Maynooth University, Ireland
by Denis Condon. This text may be archived and redistributed both in electronic form and in hard copy, provided that the author and journal are properly cited and no fee is charged for access.
Tomás Ó hÍde
Dublin: Comhairle Bhéaloideas Éireann, 2019. xiv + 267 pp.
Seanchai (storyteller) and unlikely leading man Seáinín Tom Ó Dioráin (early 1870s-1939) gazes out at the reader with an enigmatic smile from the cover of Tomás Ó hÍde’s meticulously researched work of film history and folklore scholarship. The book’s subtitle is somewhat misleading, suggesting a Hollywood rag-to-riches narrative, but Ó Dioráin’s moment as a storyteller on the silver screen rather than on Inishmore was brief. Rather than offering a star study, then, this book does two main things: it collects the recorded stories and other folklore of Ó Dioráin, and it pays particular attention to one piece of that folklore: his performance of the story “Máirtín Mac Conraoí” in the film Oidhche Sheanchais, the first sound film in the Irish language, which was sponsored by the Irish government and directed by pioneering American documentarist Robert Flahery in 1934 during the final stage of the production of Man of Aran. Long thought lost, Oidhche Sheanchais was rediscovered at Harvard University in 2012. After restoration, it was shown at several film festivals and other special events in 2014 and 2015 and by the Irish-language broadcaster TG4 in 2016. In the wake of the rediscovery, a number of scholars published analyses of the film, not least Ó hÍde himself who contributed articles on it to New Hibernia Review in 2014 and to this journal in 2016.
For readers of this review, the chapters focusing on the film are likely to be of most interest, and Ó hÍde is well aware that apart from readers who will read the book all the way through, he is addressing two other main constituencies: those interested in the film and those interested in the folklore. In the preface, he directs those interested in Oidhche Sheanchais to chapters 3, 4 and 6 (xi). Readers interested in an aspect of the folklore or even a particular tale can navigate the book easily thanks to detailed chapter breakdowns in the contents pages and helpful appendices listing both Ó Dioráin’s recorded repertoire and tale types and motifs. The book is fully accessible to readers with little or no Irish, all tales and virtually all other Irish texts being translated by the author.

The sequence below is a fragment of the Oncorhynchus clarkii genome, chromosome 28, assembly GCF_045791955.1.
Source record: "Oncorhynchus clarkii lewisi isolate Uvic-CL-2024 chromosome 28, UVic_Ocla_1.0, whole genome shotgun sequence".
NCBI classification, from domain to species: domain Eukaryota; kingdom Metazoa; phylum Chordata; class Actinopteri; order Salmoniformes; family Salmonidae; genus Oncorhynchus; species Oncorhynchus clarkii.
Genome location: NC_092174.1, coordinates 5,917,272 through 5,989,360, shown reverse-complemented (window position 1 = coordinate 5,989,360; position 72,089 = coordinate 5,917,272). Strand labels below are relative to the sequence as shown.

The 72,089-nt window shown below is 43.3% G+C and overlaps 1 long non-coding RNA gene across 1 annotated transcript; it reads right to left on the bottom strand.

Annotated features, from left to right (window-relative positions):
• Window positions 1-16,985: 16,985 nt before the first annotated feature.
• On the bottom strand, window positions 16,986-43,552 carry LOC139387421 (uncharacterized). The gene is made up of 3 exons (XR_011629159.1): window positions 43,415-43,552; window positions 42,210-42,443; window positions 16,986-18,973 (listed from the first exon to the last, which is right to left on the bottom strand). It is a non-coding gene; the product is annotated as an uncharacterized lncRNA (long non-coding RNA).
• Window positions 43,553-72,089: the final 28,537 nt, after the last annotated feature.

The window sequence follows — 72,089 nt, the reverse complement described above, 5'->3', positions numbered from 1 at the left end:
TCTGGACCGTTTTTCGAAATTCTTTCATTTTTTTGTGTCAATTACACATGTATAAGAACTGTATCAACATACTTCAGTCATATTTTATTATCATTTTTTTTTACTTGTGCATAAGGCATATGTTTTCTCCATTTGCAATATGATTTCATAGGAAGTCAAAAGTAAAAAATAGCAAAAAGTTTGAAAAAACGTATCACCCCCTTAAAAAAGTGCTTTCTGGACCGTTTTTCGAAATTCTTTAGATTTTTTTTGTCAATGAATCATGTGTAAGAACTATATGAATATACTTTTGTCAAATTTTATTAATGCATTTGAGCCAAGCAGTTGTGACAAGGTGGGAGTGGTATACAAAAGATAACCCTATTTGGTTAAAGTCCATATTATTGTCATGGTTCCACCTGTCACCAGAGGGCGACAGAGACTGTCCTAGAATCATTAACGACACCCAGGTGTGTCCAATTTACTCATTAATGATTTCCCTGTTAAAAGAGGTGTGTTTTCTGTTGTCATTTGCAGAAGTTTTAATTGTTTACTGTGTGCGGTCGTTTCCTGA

Although the book grew out of Ó hÍde’s work on Oidhche Sheanchais, its primary purpose is to present all Ó Dioráin’s recorded folklore, regardless of whether the recording medium was written transcription, filmed performance or audio recording, and its structure reflects this. Chapters 2, 7 and 8, the chapters that surround the film chapters, are concerned with the written transcription of Ó Dioráin’s folklore, while chapter 5 discusses the audio recording of two of Ó Dioráin’s stories in London for release on a gramophone record. As such, other players vie with featured star Ó Dioráin for the limelight in Ó hÍde’s account, particularly Seósamh Ó Flannigáin, a local teacher and folklore collector on Inishmore, and folklore scholar Séamus Ó Duilearga, who was tasked by the Irish Department of Education with finding a suitable storyteller for the film they had asked Robert Flaherty to make.